SAVE Dade is an LGBT advocacy organization that, as its name suggests, is based in Miami-Dade County. After the Supreme Court ruled that DOMA was constitutional, they are beginning to see the fruits of their advocacy work, and the advocacy of others who seek marriage equality
Below, C.J Fortuno, Executive Director of SAVE Dade and Devin Cordero react to the rulings, and we ask: what changes in SAVE Dade’s mission due to these rulings and what does this mean for same-sex couples here in Florida where same-sex marriage remains illegal?
The Weekly Voice, the community-affairs talk show on WVUM, airs every Friday at 10a.m ET
With the murder trial of George Zimmerman now underway, there has been a lot of attention not only placed on the prosecution and defendant, but also on the jury listening to their arguments. Although the identities of the jurors in the case will not be released, we do know some information about the individuals, like that all six of them are women.
Opening statements in the Zimmerman trial began on monday. the jurors from then on faced the task of providing impartial deliberation in this controversial case.
George Zimmerman was charged with the second-degree murder of unarmed 17-year old Trayvon Martin in April 2012.
With that being said, we thought it would be beneficial to bring in an expert on the subject of juries. For some insights, we spoke with UM Law professor Scott Sandby. Sandby graduated from Cornell law school with his juris doctor and serves as the dean’s distinguished scholar at the University of Miami law school. He has contributed research to understanding juries, specifically in trials involving the death penalty. Listen in to the discussion below.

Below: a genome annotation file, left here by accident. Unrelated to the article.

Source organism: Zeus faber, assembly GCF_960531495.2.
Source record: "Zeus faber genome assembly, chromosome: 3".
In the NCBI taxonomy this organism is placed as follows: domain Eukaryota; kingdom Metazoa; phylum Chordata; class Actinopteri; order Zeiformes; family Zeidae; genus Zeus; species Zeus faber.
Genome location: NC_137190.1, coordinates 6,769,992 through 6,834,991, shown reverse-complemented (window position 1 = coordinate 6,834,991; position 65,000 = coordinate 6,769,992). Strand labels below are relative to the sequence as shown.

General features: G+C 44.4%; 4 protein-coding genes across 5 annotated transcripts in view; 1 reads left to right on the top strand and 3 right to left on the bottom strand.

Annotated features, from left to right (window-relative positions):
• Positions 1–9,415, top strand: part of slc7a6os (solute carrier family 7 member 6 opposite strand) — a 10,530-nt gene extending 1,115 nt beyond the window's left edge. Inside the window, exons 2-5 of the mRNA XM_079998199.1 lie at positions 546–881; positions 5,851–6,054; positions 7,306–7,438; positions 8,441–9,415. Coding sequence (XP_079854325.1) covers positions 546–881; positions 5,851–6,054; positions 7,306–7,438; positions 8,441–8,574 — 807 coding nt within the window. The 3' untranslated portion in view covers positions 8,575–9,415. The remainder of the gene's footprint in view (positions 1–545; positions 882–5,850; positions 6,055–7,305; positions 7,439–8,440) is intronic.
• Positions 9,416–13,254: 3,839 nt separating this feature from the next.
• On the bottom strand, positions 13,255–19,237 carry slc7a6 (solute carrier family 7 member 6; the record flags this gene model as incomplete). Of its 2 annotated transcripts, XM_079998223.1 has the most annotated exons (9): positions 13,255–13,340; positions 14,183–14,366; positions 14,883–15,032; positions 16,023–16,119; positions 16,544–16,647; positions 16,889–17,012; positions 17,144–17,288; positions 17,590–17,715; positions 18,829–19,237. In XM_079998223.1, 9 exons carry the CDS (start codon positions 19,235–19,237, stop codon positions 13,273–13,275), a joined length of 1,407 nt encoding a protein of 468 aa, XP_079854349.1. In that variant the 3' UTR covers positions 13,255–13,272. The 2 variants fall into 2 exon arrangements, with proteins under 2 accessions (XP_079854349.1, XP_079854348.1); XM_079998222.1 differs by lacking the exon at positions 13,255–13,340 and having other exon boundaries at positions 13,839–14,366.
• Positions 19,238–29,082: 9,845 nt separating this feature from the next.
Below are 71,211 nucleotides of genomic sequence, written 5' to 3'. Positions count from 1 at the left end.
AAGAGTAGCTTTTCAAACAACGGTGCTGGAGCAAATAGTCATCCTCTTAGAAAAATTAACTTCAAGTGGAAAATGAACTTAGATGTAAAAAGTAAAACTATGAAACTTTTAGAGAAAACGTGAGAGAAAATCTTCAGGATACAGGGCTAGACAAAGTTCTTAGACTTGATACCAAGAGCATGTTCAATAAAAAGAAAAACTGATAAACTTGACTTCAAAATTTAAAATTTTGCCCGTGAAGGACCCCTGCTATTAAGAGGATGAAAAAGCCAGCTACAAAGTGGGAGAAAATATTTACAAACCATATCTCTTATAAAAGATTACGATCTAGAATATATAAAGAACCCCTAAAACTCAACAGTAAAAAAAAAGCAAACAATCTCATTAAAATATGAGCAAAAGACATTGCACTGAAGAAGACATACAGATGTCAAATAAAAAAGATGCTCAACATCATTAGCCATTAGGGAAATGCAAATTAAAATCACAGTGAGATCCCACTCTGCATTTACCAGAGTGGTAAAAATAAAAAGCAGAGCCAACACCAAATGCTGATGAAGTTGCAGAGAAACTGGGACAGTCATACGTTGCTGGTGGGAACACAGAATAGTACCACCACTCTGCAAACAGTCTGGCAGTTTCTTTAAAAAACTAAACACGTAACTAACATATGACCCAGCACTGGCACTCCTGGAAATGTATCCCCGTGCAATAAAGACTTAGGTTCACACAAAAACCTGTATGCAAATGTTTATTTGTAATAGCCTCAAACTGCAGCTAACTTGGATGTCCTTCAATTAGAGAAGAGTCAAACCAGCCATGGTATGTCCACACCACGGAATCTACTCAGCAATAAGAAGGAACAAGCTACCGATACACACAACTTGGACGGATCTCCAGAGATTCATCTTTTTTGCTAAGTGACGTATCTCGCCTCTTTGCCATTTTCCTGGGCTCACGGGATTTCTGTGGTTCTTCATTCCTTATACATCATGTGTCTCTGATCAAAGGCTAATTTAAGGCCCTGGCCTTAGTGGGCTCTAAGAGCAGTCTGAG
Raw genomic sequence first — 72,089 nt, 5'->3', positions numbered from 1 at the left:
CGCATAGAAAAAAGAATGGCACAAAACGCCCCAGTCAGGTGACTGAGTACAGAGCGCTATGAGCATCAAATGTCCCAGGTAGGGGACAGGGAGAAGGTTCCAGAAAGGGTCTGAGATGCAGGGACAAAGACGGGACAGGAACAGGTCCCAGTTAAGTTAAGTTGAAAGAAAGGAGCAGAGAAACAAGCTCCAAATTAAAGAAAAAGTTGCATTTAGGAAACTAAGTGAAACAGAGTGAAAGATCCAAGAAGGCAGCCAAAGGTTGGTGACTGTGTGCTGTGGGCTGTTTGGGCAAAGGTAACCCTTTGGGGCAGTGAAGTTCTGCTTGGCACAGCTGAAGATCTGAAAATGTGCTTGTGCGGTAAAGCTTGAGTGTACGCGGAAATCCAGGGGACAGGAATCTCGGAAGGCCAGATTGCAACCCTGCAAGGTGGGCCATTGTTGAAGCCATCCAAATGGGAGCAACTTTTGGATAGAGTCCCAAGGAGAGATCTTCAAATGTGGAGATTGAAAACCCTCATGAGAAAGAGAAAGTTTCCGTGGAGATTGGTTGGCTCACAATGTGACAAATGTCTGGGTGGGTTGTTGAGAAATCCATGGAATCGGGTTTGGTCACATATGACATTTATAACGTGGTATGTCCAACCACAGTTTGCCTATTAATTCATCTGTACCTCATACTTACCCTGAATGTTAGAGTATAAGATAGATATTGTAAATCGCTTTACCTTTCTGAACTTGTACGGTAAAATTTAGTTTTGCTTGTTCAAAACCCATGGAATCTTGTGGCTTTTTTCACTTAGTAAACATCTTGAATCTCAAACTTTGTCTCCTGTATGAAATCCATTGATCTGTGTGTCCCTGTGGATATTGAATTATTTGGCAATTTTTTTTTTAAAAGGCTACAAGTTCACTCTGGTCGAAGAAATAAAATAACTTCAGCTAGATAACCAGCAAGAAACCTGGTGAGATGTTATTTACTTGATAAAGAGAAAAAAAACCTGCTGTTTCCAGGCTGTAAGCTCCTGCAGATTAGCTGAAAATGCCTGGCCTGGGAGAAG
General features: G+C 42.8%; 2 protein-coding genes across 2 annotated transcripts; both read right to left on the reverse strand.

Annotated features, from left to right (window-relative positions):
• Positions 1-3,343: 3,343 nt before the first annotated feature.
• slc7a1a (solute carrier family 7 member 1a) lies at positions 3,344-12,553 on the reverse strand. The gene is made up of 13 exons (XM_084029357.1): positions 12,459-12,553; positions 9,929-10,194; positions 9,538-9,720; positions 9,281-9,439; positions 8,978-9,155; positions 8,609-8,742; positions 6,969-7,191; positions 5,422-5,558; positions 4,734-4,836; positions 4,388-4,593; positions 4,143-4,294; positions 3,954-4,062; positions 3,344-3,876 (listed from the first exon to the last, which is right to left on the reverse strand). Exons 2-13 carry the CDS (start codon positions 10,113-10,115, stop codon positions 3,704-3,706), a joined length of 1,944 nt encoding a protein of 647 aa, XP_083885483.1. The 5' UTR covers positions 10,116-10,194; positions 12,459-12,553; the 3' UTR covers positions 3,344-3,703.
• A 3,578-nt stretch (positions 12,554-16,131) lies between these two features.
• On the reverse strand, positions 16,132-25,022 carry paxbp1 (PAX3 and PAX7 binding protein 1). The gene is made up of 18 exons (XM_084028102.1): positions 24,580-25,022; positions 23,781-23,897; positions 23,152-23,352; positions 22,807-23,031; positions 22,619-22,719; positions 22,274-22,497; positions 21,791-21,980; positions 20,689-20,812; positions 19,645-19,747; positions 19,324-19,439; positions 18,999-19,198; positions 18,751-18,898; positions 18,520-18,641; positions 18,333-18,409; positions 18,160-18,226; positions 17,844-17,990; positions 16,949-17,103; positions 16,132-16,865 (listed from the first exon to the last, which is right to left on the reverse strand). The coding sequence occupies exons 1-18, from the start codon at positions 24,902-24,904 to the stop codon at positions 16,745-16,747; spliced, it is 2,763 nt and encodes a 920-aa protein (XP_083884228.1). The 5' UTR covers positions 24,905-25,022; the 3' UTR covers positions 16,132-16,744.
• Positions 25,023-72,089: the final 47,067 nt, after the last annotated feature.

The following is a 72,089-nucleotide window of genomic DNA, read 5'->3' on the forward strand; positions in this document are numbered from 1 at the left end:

The Weekly Voice, WVUM’s community affairs talk show, airs live Fridays at 10a.m. ET.
On June 3rd, the trial of Bradley Manning finally began, just a touch over three years since his arrest. He is charged with leaking classified information to WikiLeaks, and in turn to enemies of the U.S., via the nature of the Internet’s global availability. Among the leaked information, was the “Collateral Murder” footage of a U.S. helicopter gunning down four journalists and two kids, and reports confirming the Granai Airstrike, which killed anywhere between 86 and 147 civilians, most of which were apparently women and children, and a good number of diplomatic cables containing information that embarrassed the U.S. government.
I’d like to take this opportunity to talk about the recent crackdown on whistle-blowers in general, not just Manning. While I have said before that I am a staunch defender of personal privacy, I’ll admit to having lopsided standards when comparing personal privacy to governmental privacy. I believe that Manning should be applauded for showing something that, quite frankly, needed to be exposed: I believe that the American people have a right to know who we have killed half way across the world while fighting a war against an abstract concept (terrorism), and furthermore, I believe that even if these incidents were accidental, that they shouldn’t just be swept under the rug and classified because they might embarrass a few officials. We’re not all babies, I don’t think anyone who knows we’re at war expects us to not have at least some civilian casualties, and I think that the American people can certainly “handle the truth,” even if it is unpleasant.
But moving away from Manning specifically, there seems to be a recent shift towards this head-in-the-sand idea: that dissenting or even leaking is not okay. From the Obama administration’s six uses of the Espionage Act– more than all other presidents combined– to the Patriot Act, to even the recent DOJ scandal(s). What I am gathering from these, among others, is that it’s no longer completely okay to speak out, or else a whistle-blower, or even just a dutiful reporter, risks getting caught up in the vortex, as we’ve seen with the AP scandal recently. Add in just the chilling effects alone from the Patriot Act and it looks to me like we’re nibbling away at the first amendment. To the argument that this is just all in the name of counter-terrorism and that we should have more faith in the government, I counter with “once you give it up, you aren’t getting it back”; the Espionage Act has been around since 1917, almost 100 years ago, and the Patriot Act just got extended in 2011 to last four more years, but I will concede that this government-press scandal will probably blow over, though I’m not so sure leakers will bother coming to the press for quite some time.